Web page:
The Lions have bolstered their offensive line, and the Packers will still be relying on 12th-year defensive lineman Ryan Pickett to command the line this season. Last year, if Stafford wasn’t playing well, the Lions turned into a marshmallow. This year, Detroit has a running game, and the Packers rush defense can be mediocre when it wants to be.
Chicago Bears at a Glimpse
The Bears have tried their best to have a quiet offseason, but Matt Forte doesn’t want to keep any happenings on the down low. Forte still seeks a long-term deal, Lovie Smith is on what some like to call a hot-seat and Jay Cutler returns from an injury-riddled season to find his offense still has some of the kinks he left them with in Week 11.
The Packers handled the Bears nicely last year, and they will get a firm taste of each other early this season in Week 2. Brian Urlacher has been open in the media recently, stating “the talent we have on this team is phenomenal,” and it’s hard to disagree after a busy offseason.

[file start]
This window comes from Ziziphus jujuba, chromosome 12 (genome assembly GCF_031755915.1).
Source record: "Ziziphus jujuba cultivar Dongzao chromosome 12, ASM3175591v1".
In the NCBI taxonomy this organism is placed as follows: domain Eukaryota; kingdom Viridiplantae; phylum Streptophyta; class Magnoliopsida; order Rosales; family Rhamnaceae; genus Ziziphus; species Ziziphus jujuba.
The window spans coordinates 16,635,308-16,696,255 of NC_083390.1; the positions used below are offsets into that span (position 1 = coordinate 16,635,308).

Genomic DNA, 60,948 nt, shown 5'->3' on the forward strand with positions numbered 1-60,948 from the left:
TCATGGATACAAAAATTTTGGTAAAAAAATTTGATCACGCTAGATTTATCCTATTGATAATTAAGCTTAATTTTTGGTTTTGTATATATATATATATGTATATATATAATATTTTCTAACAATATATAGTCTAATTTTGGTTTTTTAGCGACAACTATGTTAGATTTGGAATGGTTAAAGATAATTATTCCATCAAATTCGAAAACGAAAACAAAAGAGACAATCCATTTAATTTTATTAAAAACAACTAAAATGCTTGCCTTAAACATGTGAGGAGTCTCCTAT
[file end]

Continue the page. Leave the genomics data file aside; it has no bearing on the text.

Last time they met, the Packers forced backup quarterback Josh McCown to throw two interceptions in Green Bay’s 35-21 victory at Lambeau. While McCown is no Cutler, Green Bay did surrender 121 rushing yards to Kahlil Bell, and Roy Williams also had 81 yards on the Packers' defense in the midst of a five-touchdown Aaron Rodgers freak show.
The Bears-Packers rivalry is always nail and tooth til the end, but the Bears bring in another weapon this year that could throw the Packers' defense into confusion.